Promoting innovation through employee stock ownership

Some people think we can protect shareowners, prevent corporate malfeasance and rein in lavish compensation of corporate CEOs by requiring companies to expense the value of employee stock options. Of course, the issue is a surrogate for many of the more fundamental problems of corporate governance. Burton Malkiel, professor of economics at Princeton, and William Baumol, professor of economics at New York University, wrote in the Wall Street Journal in April 2002 that “there is no way to measure the ‘cost’ – the value of the options at the time they are granted – with reasonable precision.” But bad policy is not a compliance problem for public companies, who can easily assign a value to the options they issue because Read More ›

EU Threatens Innovation in Action Against Microsoft

Microsoft’s work group server competitors claim they can’t keep up with the complexity of Microsoft’s product upgrades.

“We are, in many fields, ten years behind Microsoft. And the lag is growing with every new step Microsoft takes”

according to Volker Lendecke of the Samba Users Group, an organization dedicated to free software that anyone can copy.

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Government does not exist to protect investment expectations

Last week George Gilder, Bret Swanson and I met with a powerful Senator who told us he is being urged to “go slow” on deregulation because it would be unfair to change the market conditions that existed when investments were made. Of course, this is a Luddite argument against any progress at all. Telephone companies invested billions before VoIP. Cable companies invested billions before IPTV. And rural telephone companies invested billions before wireless offered a cheaper way to connect remote consumers. Should government slow the deployment of alternative technologies that cost less and offer greater functionality? Not if it cares about consumers and taxpayers. Investment is motivated by a desire for inordinate profit. Successful investment achieves a temporary monopoly, and Read More ›

Go Gottlieb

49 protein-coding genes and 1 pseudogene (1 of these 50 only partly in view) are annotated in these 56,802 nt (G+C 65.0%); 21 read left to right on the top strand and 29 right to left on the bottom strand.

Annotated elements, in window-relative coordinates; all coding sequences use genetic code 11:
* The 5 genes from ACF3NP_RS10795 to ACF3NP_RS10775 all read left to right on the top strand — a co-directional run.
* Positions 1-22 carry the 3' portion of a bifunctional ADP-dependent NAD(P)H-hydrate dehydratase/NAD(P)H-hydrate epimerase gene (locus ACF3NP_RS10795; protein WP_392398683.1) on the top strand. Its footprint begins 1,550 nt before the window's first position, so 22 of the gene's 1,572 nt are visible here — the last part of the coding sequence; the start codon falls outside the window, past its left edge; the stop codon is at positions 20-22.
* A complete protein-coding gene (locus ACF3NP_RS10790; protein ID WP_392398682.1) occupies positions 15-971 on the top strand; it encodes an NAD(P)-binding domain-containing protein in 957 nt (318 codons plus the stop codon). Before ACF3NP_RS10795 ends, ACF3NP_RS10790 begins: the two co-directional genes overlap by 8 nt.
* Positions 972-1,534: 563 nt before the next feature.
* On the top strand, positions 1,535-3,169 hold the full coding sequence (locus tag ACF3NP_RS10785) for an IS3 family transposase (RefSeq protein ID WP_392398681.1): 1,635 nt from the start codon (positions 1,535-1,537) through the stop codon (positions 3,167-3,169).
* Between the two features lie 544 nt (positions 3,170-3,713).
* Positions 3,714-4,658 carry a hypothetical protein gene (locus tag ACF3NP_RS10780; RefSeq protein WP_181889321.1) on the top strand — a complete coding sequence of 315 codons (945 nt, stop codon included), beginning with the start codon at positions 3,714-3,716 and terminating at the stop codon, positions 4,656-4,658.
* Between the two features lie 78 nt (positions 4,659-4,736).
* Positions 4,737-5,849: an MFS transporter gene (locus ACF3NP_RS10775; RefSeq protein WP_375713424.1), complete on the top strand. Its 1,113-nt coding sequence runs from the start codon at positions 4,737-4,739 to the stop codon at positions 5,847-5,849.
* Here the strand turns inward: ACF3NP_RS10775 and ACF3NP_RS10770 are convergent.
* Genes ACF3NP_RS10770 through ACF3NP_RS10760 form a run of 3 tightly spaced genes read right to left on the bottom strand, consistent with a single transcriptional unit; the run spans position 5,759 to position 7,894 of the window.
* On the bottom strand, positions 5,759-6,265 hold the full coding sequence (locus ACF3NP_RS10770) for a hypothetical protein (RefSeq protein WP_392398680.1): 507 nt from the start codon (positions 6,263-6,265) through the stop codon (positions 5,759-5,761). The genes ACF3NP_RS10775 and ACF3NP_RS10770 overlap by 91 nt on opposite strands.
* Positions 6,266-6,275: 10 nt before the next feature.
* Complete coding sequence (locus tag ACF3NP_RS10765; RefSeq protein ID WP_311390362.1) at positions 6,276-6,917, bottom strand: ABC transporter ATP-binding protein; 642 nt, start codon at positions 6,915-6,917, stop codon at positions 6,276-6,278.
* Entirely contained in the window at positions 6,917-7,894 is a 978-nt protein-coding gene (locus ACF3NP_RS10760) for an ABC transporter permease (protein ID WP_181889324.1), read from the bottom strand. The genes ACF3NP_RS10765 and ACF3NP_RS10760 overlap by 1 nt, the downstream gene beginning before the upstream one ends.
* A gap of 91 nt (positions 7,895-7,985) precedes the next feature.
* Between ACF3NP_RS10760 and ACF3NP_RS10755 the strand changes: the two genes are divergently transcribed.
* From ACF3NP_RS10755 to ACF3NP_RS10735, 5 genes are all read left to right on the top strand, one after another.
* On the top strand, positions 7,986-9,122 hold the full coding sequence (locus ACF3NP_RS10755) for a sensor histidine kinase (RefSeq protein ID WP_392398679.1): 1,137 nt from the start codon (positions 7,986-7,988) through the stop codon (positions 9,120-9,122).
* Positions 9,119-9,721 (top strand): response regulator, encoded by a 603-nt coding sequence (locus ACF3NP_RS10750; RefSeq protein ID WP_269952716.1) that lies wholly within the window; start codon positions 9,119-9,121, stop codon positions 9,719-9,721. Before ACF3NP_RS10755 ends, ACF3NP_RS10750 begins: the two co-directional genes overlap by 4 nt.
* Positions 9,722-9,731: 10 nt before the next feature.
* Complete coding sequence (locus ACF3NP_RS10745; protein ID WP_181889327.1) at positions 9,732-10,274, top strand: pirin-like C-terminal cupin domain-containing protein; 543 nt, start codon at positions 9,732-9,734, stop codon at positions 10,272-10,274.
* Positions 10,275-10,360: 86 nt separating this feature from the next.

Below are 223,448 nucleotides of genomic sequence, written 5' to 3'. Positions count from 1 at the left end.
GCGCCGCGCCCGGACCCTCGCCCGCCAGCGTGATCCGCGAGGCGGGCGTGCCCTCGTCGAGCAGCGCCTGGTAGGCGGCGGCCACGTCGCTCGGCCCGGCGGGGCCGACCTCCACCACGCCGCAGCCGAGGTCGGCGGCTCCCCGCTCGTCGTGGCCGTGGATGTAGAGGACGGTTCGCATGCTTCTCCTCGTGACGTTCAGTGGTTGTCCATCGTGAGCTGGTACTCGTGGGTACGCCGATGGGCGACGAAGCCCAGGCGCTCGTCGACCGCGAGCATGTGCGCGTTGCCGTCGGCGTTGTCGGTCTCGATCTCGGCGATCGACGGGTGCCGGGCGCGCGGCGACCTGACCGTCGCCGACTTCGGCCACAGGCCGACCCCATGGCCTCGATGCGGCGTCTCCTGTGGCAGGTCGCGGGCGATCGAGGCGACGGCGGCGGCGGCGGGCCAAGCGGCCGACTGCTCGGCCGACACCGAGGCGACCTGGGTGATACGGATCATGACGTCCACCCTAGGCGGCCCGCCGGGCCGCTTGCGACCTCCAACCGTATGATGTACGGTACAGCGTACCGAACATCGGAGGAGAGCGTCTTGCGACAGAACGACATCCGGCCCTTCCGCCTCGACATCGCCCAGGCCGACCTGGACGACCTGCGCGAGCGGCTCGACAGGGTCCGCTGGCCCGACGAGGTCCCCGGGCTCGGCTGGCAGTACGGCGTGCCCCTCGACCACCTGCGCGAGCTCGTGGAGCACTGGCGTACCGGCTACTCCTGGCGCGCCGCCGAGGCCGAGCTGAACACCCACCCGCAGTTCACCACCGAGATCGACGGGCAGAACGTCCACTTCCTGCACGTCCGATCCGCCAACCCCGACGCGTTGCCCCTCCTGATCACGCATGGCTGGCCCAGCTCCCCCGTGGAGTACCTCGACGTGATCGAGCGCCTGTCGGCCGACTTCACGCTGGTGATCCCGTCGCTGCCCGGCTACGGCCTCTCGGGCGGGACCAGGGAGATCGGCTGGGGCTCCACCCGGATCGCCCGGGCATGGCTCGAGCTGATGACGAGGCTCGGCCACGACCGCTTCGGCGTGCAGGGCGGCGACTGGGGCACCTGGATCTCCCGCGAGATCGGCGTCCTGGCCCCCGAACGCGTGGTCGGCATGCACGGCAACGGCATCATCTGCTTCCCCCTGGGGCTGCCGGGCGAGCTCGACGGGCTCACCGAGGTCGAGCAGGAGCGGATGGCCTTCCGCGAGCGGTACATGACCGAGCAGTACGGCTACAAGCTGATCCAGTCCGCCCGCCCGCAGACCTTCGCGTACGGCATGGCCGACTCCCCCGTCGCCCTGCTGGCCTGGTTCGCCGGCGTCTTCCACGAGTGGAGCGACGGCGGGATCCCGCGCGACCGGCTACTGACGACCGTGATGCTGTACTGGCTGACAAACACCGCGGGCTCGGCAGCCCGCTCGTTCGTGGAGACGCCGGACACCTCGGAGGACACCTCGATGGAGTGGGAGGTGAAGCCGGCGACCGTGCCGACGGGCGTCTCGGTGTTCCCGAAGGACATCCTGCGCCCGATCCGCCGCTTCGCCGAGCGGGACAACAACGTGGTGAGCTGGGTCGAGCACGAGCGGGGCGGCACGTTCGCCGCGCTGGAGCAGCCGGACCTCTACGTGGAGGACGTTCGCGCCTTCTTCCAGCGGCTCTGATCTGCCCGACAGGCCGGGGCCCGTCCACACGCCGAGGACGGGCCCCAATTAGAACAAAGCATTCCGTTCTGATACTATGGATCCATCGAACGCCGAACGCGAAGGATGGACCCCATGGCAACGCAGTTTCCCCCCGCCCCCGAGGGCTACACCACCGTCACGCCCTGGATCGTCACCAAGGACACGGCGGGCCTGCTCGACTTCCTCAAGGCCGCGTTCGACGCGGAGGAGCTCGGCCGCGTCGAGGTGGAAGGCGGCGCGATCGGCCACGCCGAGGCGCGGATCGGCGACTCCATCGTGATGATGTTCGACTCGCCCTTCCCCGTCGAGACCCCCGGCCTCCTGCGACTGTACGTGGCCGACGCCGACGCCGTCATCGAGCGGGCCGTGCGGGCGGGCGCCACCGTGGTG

See a former colleague of mine Scott Gottlieb getting slimed by the Seattle Times for — gasp — knowing something about financial markets. Scott used to write the Gilder Biotech Report and the Forbes Medical Technology Report, and he recently went back to the FDA as one of three deputy commissioners. The reporter seems to think that only people who don’t like the pharmaceutical/medical technology industry should work at the FDA. Most people in government have little experience with business and financial markets, and so a Scott Gottlieb here or there is not only not going to hurt anyone but in fact provides a much needed new perspective in an institution that has trailed its foreign counterparts in approving new Read More ›

Competition and customer service

The companies delivering voice, video and data services rank low in customer satisfaction, reports the Washington Post. Customer service appears to be the primary culprit. The newspaper quotes the following expert opinion: when there is competition and consumer choice, it does get better. Would the cable industry alone have spent almost $100 billion in network upgrades since it was deregulated in 1996 if not to compete against the satellite and phone companies? Competition is here. Customer service may not be as important as it once was, but that’s because customers today can also shop for innovative products and competitive pricing. Gold-plated customer service existed under regulation, when government controlled price and market entry. AT&T emphasized customer service because it was Read More ›

New Life for Narad?

Back in 2001 I wrote about a technology company with a funny name that in a round-about way helped make the case for telecom deregulation. Narad Networks had developed sophisticated analog signal processing techniques that dramatically expanded the usable spectrum of the coaxial cables used in cable TV networks. With current analog and digital programming running from 5 to 860 MHz, Narad’s network updates would open the spectrum up to 1.2 GHz, boosting by 50 percent the already considerable capacity of the cable companies’ hybrid fiber coax (HFC) networks. Over this newly available spectrum, Narad could run Gigabit or even 10 Gigabit switched Ethernet trunks, enabling dedicated switched Internet services of 10, 50, 100 Mbps — whatever — to homes….Or Read More ›